Not drastic, but something to make this season stand out. In the midst of the days there will be other activities that draw our attention toward the coming of the Christ child. We will keep pointing and focusing and making room to think about the wonder of Christmas.

And we will pray that God will meet us in this season. That He will enlarge our imagination and He will infuse this season with His Spirit. I hope you will come along with us!

Here are a few more links with ideas and resources…

Ideas for Adults:

I posted a few links Wednesday  here which will help the adults with some devotionals and focus, and I will be posting poetry each day through Advent here on the blog.

Poet and musician Malcolm Guite  last year posted sonnets from his book Sounding the Seasons. Each of the seven sonnets is accompanied by art.

SimpleLiving has a fantastic list of ideas on ways to make your Advent season and Christmas stand out from the commercialized season it has become.

Ideas for Families:

Baby Steps for Celebrating Advent

No Panic Advent – with a bunch of great book suggestions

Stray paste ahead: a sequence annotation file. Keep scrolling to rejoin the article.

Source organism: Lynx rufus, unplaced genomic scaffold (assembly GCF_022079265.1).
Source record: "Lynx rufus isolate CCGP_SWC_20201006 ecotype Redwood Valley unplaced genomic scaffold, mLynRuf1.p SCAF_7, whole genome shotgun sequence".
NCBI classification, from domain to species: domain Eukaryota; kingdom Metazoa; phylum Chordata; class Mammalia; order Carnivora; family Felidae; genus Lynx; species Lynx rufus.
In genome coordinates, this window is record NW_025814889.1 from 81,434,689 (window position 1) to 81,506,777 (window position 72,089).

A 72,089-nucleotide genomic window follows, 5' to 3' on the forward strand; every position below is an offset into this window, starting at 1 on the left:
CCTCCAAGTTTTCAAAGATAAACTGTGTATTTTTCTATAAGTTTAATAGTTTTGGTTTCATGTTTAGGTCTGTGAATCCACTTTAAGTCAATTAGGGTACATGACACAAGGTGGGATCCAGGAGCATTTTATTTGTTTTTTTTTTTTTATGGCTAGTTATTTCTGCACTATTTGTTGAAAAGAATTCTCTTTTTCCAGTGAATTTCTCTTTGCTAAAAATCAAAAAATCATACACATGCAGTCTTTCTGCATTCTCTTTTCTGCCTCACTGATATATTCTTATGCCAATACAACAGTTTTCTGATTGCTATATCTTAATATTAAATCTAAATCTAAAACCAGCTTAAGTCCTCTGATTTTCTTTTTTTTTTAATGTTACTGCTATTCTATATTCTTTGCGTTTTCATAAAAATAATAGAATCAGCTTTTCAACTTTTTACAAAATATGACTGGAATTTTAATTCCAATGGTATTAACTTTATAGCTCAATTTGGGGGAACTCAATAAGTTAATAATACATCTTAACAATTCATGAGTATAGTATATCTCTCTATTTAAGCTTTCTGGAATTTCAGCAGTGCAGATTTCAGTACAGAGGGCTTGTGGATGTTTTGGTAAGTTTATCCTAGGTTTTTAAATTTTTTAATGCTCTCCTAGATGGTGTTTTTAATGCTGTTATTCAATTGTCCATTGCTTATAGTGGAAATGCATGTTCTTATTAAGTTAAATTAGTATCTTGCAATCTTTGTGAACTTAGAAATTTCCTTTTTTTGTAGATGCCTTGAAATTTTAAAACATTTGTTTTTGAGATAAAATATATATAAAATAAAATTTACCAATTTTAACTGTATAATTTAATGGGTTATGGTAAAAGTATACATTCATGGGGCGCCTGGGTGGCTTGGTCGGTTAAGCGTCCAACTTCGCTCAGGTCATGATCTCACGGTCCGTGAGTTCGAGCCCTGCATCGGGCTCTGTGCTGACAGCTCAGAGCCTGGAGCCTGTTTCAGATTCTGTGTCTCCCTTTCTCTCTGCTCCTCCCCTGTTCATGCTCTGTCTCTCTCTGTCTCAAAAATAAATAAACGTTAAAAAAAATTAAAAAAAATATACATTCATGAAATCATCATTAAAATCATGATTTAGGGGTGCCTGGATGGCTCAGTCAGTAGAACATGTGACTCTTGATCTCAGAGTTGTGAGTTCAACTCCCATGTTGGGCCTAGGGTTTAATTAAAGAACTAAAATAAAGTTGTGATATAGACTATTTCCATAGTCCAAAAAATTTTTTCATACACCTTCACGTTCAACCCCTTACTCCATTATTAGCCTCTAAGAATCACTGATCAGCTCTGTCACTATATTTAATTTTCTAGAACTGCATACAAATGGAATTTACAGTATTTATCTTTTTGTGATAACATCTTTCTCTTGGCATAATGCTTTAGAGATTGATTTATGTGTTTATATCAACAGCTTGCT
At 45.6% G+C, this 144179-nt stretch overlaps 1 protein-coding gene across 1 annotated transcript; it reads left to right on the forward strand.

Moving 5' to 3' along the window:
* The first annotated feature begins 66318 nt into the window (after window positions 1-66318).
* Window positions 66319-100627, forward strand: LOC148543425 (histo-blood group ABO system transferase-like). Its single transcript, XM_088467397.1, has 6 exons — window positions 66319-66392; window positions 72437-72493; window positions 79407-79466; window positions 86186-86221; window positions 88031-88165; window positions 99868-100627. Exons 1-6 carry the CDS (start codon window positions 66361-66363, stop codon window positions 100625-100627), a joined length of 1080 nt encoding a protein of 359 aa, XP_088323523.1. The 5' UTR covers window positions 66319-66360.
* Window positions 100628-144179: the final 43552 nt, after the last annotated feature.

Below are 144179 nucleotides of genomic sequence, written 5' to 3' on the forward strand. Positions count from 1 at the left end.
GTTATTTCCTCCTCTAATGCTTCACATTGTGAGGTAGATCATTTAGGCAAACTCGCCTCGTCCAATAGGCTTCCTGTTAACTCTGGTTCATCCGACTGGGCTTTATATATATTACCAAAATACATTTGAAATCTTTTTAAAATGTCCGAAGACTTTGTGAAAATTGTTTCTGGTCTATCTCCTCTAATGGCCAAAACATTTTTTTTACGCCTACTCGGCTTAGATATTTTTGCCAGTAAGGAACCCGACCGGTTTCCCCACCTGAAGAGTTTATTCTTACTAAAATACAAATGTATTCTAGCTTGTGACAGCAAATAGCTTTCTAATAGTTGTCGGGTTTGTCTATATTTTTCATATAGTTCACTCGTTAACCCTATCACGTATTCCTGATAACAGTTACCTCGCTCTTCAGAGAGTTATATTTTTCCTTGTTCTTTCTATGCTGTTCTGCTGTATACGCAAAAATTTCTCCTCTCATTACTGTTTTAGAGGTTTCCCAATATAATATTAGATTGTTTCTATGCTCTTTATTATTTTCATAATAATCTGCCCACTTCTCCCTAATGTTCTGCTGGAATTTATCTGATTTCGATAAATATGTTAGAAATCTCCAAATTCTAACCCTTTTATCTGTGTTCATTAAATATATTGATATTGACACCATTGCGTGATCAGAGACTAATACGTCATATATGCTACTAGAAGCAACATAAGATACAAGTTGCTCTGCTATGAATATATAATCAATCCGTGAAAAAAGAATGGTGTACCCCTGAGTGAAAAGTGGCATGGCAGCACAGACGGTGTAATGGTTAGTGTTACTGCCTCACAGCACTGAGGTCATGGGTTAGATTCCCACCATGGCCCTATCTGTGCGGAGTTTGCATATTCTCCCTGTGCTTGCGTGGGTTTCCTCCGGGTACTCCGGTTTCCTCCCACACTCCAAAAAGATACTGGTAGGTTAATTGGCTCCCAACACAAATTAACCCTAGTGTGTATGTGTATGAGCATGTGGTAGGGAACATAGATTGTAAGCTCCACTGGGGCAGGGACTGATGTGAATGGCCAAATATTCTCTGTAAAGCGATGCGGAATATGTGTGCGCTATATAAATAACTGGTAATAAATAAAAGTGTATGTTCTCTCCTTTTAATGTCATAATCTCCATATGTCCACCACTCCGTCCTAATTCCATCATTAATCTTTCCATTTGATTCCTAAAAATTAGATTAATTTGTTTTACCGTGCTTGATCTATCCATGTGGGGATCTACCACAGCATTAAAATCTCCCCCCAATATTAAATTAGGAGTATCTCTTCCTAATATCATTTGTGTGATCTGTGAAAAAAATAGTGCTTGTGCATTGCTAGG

Simple Kids – Great ideas on how to make Advent simple and kid-friendly

Homeschooled-kids has an $8 printable packet with activities and crafts and lots of ideas.




Our Thanksgiving Tree is beginning to fill out. We are writing one thing on each leaf, and they range from quieter dishwashers to our salvation. Family and the laughter of Maddie to jobs that provide meals and shelter.

While I have been writing much about Advent over the last few days, I do not want to miss Thanksgiving. I wanted to take the time to write about Advent with enough advance that we can be prepared before it begins, but I also do not want to simply skip over Thanksgiving.

This holiday is one of the best. One of the simplest and purest.


Family and meals and sharing around a table.

There is of course drama in every family, I am sure. There are things we can find wrong with the holiday, and there are things we can find to complain about. But there is so much more we can find to be thankful for. I know tomorrow I will not have time to write, so I thought I would post my Thanksgiving post a little early.